Taking Care Of Your Pet’s Teeth

May 14th, 2019

IT’S EASY TO ASSUME that our pets don’t need dental care like we do. After all, wild animals can’t exactly brush their teeth, and that doesn’t seem to be a problem for them. However, it turns out that our pets’ teeth have a very different situation than the teeth of wild animals, and they do need our help to stay healthy.

Animal Teeth In The Wild

There are two main reasons wild animals don’t need dental care. The first is diet. Unlike us and our pets (particularly cats and dogs), wild animals don’t consume a lot of sugar or carbs, which is what feeds the bacteria that causes tooth decay. Wild animals are more likely to wear their teeth down than they are to get cavities.

The second reason wild animals don’t seem to get tooth decay as often is that their teeth essentially outlive them. Their lifespans aren’t long enough for their teeth to rot before they die. If an animal’s teeth do rot, it won’t survive much longer in the wild, because unlike domesticated animals, it doesn’t have a friendly human to feed it after it can no longer eat its usual food.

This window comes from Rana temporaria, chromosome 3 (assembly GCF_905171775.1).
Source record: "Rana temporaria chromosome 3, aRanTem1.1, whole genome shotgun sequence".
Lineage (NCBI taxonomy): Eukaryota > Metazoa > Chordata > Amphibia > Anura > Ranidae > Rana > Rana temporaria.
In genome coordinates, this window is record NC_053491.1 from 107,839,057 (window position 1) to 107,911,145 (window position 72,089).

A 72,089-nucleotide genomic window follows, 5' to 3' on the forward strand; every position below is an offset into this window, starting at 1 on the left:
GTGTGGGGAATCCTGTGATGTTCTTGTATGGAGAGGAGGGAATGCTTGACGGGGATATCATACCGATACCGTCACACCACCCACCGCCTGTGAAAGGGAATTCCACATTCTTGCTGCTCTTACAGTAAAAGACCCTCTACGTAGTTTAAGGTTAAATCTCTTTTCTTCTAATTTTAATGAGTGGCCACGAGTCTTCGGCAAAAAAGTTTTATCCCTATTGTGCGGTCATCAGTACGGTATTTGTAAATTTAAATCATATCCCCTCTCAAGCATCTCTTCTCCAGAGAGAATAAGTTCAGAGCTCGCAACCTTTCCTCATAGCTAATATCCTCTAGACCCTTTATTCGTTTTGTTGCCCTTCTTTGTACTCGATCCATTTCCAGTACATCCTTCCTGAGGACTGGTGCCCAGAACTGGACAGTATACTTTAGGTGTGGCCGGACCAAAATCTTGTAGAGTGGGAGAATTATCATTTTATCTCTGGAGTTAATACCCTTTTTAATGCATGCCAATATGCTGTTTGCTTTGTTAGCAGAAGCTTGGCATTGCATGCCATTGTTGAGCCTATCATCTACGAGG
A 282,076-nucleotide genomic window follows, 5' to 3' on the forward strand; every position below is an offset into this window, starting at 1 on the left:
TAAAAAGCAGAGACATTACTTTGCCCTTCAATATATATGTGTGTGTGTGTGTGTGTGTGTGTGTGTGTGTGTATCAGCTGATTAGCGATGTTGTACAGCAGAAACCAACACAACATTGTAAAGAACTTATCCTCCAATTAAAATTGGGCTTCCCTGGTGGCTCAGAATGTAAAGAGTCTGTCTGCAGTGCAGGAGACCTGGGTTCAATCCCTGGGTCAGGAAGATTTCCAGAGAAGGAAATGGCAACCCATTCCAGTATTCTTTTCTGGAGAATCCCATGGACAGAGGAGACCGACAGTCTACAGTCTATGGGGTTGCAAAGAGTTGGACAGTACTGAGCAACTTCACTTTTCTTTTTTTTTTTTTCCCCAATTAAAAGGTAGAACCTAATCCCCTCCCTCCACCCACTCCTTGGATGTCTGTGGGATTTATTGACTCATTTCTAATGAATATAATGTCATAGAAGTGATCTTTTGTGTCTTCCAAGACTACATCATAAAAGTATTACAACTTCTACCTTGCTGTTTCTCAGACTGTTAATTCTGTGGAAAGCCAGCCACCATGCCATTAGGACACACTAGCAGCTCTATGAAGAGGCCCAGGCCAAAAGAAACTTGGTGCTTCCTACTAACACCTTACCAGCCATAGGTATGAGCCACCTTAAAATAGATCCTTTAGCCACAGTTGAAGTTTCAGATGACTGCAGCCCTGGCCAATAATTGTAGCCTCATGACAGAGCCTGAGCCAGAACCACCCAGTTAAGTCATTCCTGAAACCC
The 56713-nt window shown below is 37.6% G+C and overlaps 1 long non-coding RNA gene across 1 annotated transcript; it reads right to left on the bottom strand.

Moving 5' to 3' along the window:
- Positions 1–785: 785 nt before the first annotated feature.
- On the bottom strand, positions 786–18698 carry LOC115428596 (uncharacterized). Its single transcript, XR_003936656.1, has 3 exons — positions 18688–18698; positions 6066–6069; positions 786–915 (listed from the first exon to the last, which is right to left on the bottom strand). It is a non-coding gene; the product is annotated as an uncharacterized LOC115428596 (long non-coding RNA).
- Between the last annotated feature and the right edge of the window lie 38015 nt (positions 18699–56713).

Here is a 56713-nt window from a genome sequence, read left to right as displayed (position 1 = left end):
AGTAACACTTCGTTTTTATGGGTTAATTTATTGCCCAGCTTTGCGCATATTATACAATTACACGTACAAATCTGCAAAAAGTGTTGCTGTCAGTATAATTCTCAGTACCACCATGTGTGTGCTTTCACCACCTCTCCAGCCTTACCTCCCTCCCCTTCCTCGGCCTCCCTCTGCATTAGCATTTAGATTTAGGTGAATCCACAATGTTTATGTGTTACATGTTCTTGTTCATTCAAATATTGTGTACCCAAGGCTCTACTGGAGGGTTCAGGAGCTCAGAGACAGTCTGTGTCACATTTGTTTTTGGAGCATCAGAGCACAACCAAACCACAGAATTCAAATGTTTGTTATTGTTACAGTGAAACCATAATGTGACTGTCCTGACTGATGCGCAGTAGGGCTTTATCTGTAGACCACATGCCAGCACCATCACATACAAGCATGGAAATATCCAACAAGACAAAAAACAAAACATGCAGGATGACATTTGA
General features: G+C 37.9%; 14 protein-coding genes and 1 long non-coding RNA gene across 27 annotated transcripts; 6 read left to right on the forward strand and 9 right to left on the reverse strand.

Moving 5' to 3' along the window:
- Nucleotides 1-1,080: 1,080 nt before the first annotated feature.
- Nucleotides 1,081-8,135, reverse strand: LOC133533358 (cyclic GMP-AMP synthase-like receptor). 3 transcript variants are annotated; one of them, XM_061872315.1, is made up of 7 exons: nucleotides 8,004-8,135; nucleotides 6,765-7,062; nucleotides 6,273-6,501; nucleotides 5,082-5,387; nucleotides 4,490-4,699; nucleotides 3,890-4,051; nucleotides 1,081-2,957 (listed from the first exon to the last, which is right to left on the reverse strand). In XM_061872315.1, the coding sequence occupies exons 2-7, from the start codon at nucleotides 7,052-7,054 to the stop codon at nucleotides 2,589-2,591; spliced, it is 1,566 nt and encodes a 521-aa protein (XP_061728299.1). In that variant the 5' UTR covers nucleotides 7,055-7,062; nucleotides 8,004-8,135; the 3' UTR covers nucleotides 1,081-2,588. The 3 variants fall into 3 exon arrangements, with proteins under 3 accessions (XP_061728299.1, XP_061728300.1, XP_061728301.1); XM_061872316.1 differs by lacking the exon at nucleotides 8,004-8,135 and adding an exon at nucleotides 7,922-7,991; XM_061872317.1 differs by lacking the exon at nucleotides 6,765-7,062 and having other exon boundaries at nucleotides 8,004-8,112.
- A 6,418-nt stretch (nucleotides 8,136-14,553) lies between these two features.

What Dental Problems Are Pets At Risk For?

Our puppies and kitties might have teeth that look a lot different from ours, but they can get cavities and gum disease just like we can. In fact, a whopping 85 percent of dogs and cats get gum disease by age three.Keep an eye out for symptoms like difficulty chewing, tooth loss, and bad breath, as well as loose teeth, swollen or bleeding gums, and loss of appetite.

In a way, dental problems are even more serious for our pets than they are for us. We can take care of our own teeth, and we can describe what our teeth and gums feel like to our dentists. Our pets can’t do any of that, so when a problem happens, it’s more likely to get worse.

Tips For Pet Dental Care